The Devil is in the Details

Here’s a short bulletin from The Culture Shack!

satan-04

I remember two years ago when I was active with the Canadian Chamber of Commerce in Taiwan’s Small Business Committee, I gave a short talk – one among many other speakers – at DV8 Pub on Fuxing S. Rd (Gary’s place) for one of the events. Carrie K was there, John K was there, Josh Yang was there, Jenna, Andrew Lunman, Joe O’Brien, and many others. Maybe you?

The gist of the talk was slightly uncomfortable: Beware of being in a business relationship with Taiwanese partners – investors, contract partners, etc. – where you lack important leverage or knowledge, because they have a home-team advantage that might make you an easy mark.

Who you gonna call? Cross-cultural busters? I don’t think so! Sorry, eh!

Locals have detailed, deep and varied and local knowledge –language, customs, guanxi (connections), legal status, etc. You don’t. If you’re smart, you’ll get that.

In my brief talk, I summarized a few sob stories about expats who’d put a lot of  time, passion and money into small enterprises here, only to get burned badly.

Two years later, looking back, after various experiences, inputs and considerations, I’d like to reiterate this message:

Nothing has changed at all. Be very careful about the devil in the details in a business relationship with Taiwanese partners – investors, contract partners etc. I mean it.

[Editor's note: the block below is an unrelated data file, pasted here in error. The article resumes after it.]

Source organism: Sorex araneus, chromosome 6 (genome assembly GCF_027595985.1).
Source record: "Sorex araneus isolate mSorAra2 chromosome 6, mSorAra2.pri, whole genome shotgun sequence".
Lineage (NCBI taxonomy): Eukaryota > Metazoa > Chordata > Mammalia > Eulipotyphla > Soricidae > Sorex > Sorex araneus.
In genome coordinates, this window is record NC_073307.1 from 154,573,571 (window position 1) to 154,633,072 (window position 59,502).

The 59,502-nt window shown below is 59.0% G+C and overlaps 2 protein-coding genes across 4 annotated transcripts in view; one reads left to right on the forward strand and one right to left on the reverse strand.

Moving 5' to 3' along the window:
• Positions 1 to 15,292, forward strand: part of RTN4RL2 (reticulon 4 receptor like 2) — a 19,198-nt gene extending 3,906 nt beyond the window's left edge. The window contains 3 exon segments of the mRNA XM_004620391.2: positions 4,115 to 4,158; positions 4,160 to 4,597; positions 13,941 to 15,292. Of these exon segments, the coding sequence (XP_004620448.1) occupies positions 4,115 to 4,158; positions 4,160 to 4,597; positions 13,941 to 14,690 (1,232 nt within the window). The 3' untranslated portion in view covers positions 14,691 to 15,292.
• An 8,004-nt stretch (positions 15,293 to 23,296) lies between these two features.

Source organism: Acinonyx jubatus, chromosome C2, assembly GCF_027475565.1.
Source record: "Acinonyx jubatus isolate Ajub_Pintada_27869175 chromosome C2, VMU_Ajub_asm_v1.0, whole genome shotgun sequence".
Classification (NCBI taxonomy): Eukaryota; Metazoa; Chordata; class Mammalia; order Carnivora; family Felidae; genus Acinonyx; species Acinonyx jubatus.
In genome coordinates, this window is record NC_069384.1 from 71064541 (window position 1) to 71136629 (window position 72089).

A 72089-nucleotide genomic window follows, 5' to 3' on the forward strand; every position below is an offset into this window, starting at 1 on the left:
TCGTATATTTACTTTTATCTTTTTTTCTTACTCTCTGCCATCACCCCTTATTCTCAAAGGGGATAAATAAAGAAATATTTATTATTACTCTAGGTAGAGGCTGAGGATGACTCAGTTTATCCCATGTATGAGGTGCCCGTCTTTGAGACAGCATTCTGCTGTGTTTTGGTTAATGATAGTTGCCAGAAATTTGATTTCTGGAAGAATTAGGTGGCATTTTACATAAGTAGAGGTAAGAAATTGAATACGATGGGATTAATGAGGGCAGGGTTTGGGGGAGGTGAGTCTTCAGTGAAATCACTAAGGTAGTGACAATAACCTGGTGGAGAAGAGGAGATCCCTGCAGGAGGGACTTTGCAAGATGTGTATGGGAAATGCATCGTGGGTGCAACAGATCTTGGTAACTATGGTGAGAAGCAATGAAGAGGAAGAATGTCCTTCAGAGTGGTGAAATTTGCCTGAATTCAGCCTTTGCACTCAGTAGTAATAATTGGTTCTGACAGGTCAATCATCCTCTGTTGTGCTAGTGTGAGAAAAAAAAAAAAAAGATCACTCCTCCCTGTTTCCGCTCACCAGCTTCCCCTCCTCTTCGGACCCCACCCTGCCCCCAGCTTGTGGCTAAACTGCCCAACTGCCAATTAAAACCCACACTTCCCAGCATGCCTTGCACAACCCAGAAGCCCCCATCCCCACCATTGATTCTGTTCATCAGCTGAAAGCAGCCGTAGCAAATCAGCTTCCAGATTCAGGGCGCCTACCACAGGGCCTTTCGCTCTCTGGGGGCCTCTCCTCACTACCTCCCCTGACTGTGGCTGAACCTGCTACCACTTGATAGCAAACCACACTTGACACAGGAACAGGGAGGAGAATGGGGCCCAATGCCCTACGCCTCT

The locals’ have home-team advantage might make you an easy mark, if they are so inclined.

This is intended for expat small business start up people. The big companies hire big lawyers and avoid this kind of BS. You have to do this using your own noggin.

I’ve just heard two recent stories that only confirm this:

  • One expat I know signed a bogus rental contract for a new business location that was actually scheduled for demolition.
  • Another signed what they thought was a rental contract for a new business, but was actually an agreement stating that they would guarantee payment of the rent if the actual tenant could not.

Both “contracts” were in Mandarin and were not checked out by CPAs, lawyers, or trusted Taiwanese people with close unambiguous relationships.

Both expat guys got screwed, and not in the good way.

Conclusion:

  • For any location search and contract negotiation, get the help of a Taiwanese person with local connections to the area in question whose business interests AND social interests align (or at the very least do not conflict) with yours.
  • For any contract, use a CPA or lawyer, for whom YOU (or your very very trusted Taiwanese partner) are “The Client”.

This will probably save you some misery and some money!

Or take your chances and add your list to the “I got screwed in business in Taiwan!” club.

About jaydeegroot

I am a Canadian writer, editor, researcher and trainer living in Taiwan. My primary areas of interest are cross-cultural relations and processes, in the context of global social change.
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2 Responses to The Devil is in the Details

  1. jaydeegroot says:

    I am really happy to get any comments from any reader.

    Like

  2. Gary O Connor says:

    It just happened to me and I have been tere 25

    Liked by 1 person

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